You should also be reasonably confident about the outlook for your nonclinical field or the job security for your type of position. It is important as well to be confident in your ability to transition to another type of nonclinical job.

Stability and flexibility are key here, as it’s difficult to know what the future will bring.

It’s logistically too challenging

Clinical work can be a logistical challenge for many reasons. These can be both professional and personal. Professionally, the hours or schedule required for clinical work in your specialty may not jive with your nonclinical job. On-call requirements can be demanding. Some types of specialists tend to work long shifts.

Certain nonclinical jobs can have erratic hours, frequent travel, or other obligations. These can make it difficult to commit to any type of clinical work shift. For example, management consulting is known for its long hours and busy travel schedule.

On a personal level, perhaps you have kids or an elderly parent to care for. Or you find it difficult to prioritize quality time with your spouse while simultaneously fitting in clinical work. It’s not worth keeping up your clinical skills if it means sacrificing relationships.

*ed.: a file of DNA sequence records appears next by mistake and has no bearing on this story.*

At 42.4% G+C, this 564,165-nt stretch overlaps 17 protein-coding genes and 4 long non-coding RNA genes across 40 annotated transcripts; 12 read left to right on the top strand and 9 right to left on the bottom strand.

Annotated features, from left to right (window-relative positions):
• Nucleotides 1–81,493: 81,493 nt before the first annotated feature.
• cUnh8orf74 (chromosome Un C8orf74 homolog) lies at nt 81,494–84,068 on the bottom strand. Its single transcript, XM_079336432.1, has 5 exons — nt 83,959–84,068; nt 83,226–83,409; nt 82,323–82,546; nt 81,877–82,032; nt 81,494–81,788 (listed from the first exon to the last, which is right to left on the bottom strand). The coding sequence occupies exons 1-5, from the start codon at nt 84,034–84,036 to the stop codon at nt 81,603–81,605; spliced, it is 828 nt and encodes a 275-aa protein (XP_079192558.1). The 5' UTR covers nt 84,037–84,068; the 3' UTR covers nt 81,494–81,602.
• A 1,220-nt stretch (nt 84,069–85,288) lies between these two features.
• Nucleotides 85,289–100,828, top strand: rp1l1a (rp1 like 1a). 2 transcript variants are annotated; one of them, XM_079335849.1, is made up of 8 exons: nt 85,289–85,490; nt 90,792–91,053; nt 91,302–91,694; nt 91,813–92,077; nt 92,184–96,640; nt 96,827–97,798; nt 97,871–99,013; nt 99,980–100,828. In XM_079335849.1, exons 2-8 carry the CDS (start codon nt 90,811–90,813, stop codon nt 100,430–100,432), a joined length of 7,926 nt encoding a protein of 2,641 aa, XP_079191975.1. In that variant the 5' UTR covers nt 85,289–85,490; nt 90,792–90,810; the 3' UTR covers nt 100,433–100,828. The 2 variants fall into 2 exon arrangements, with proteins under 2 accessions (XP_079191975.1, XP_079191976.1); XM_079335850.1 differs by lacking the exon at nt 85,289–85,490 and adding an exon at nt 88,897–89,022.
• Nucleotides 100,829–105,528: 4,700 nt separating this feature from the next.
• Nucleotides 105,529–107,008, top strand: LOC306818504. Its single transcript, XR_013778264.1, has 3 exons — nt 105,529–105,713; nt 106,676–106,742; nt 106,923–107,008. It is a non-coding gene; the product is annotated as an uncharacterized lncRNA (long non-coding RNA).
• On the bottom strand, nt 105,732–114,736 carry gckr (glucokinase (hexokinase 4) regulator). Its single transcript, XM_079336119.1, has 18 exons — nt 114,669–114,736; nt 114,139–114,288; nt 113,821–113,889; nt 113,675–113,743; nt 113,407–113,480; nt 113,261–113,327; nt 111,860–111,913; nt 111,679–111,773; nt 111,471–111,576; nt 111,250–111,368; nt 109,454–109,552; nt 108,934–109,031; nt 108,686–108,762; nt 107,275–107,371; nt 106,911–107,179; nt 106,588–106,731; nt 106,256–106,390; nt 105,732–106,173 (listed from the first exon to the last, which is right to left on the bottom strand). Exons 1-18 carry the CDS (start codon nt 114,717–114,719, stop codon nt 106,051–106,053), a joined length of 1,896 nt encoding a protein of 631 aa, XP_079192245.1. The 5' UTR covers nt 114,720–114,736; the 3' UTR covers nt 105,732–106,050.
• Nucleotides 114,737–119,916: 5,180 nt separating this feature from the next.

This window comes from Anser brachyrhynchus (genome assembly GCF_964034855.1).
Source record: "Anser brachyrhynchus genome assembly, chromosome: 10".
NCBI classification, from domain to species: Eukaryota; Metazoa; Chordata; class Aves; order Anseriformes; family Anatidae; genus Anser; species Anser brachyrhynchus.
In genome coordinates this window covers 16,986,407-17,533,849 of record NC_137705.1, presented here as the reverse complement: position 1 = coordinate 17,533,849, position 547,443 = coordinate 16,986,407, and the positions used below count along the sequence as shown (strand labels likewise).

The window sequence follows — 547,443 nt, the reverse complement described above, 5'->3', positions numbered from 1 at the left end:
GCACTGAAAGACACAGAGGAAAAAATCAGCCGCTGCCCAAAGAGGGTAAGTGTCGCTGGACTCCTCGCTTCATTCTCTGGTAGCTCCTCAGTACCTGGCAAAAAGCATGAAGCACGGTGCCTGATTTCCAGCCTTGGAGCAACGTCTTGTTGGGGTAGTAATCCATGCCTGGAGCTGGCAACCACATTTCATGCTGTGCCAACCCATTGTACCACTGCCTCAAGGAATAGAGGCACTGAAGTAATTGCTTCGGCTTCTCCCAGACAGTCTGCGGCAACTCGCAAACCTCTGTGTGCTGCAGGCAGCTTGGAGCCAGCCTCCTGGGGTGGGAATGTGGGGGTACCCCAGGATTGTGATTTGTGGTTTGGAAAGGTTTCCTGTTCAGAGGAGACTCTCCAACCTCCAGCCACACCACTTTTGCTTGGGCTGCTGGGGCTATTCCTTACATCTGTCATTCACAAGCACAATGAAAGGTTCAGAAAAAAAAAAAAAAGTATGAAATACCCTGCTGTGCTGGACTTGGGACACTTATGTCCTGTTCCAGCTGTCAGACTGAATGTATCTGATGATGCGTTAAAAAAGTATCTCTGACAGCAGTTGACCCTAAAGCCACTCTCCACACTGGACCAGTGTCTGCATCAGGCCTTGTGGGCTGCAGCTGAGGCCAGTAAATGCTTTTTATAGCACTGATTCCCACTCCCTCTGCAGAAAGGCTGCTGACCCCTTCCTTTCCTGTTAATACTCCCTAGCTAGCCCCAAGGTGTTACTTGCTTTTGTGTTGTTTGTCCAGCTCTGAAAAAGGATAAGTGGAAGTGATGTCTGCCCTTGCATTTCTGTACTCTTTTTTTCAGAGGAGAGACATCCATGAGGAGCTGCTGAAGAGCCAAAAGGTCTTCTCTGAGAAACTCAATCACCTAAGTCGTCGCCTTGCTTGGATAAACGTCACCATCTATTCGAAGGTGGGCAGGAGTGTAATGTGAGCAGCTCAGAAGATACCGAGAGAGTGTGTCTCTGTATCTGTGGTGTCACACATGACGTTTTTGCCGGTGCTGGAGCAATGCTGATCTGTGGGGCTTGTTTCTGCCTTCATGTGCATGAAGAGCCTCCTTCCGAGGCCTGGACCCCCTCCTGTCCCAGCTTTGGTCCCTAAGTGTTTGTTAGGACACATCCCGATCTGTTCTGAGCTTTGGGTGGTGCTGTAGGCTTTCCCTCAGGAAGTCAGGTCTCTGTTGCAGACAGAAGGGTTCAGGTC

You physically cannot perform clinical work

Disabilities happen, unfortunately. But this doesn’t need to be a career-ender for most physicians. Going all-in with nonclinical work might be the best way to go for those with physical limitations.

Your professional history creates a barrier

Malpractice lawsuits, medical board disciplinary action, loss of privileges, and professional investigations can brutally interfere with one’s ability to land clinical work. Even if clinical work remains a possibility, the increased scrutiny, elevated insurance premiums, and other hassles can be a turn-off to continuing work as a clinician.

If a physical disability interferes with your medical practice, don’t consider this a failure. Rather, it’s an opportunity to fully transition to nonclinical work.

Because what you do with your medical degree is your choice

I’ve witnessed physicians unhappily remaining in clinical practice because they feel obligated to do so. By becoming physicians, we didn’t promise that we’d treat patients for a certain number of years or dedicate a minimum number of hours to the hospital wards. We paid for our training and can do with it what we want.